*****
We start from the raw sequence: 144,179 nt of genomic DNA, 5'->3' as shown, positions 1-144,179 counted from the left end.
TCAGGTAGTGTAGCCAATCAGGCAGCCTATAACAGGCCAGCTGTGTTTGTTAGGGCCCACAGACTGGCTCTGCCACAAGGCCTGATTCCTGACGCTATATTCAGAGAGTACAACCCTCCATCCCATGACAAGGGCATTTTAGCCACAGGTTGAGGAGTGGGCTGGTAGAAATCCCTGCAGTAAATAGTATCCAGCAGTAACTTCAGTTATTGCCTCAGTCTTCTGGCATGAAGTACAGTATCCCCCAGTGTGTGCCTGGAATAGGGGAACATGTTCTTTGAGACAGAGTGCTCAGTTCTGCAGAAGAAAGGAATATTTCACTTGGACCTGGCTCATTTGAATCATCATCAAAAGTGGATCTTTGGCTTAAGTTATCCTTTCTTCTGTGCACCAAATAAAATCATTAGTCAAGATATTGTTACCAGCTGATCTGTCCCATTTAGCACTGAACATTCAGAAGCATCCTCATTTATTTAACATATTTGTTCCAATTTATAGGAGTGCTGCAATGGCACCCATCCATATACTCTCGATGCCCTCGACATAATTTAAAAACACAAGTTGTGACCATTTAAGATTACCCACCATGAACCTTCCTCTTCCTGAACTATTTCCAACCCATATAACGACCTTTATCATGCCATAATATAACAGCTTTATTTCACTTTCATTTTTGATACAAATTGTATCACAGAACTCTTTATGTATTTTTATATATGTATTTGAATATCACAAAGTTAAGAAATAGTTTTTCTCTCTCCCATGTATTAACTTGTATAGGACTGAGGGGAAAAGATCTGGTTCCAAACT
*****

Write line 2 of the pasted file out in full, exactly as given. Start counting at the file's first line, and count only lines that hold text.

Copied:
TCAGGTAGTGTAGCCAATCAGGCAGCCTATAACAGGCCAGCTGTGTTTGTTAGGGCCCACAGACTGGCTCTGCCACAAGGCCTGATTCCTGACGCTATATTCAGAGAGTACAACCCTCCATCCCATGACAAGGGCATTTTAGCCACAGGTTGAGGAGTGGGCTGGTAGAAATCCCTGCAGTAAATAGTATCCAGCAGTAACTTCAGTTATTGCCTCAGTCTTCTGGCATGAAGTACAGTATCCCCCAGTGTGTGCCTGGAATAGGGGAACATGTTCTTTGAGACAGAGTGCTCAGTTCTGCAGAAGAAAGGAATATTTCACTTGGACCTGGCTCATTTGAATCATCATCAAAAGTGGATCTTTGGCTTAAGTTATCCTTTCTTCTGTGCACCAAATAAAATCATTAGTCAAGATATTGTTACCAGCTGATCTGTCCCATTTAGCACTGAACATTCAGAAGCATCCTCATTTATTTAACATATTTGTTCCAATTTATAGGAGTGCTGCAATGGCACCCATCCATATACTCTCGATGCCCTCGACATAATTTAAAAACACAAGTTGTGACCATTTAAGATTACCCACCATGAACCTTCCTCTTCCTGAACTATTTCCAACCCATATAACGACCTTTATCATGCCATAATATAACAGCTTTATTTCACTTTCATTTTTGATACAAATTGTATCACAGAACTCTTTATGTATTTTTATATATGTATTTGAATATCACAAAGTTAAGAAATAGTTTTTCTCTCTCCCATGTATTAACTTGTATAGGACTGAGGGGAAAAGATCTGGTTCCAAACT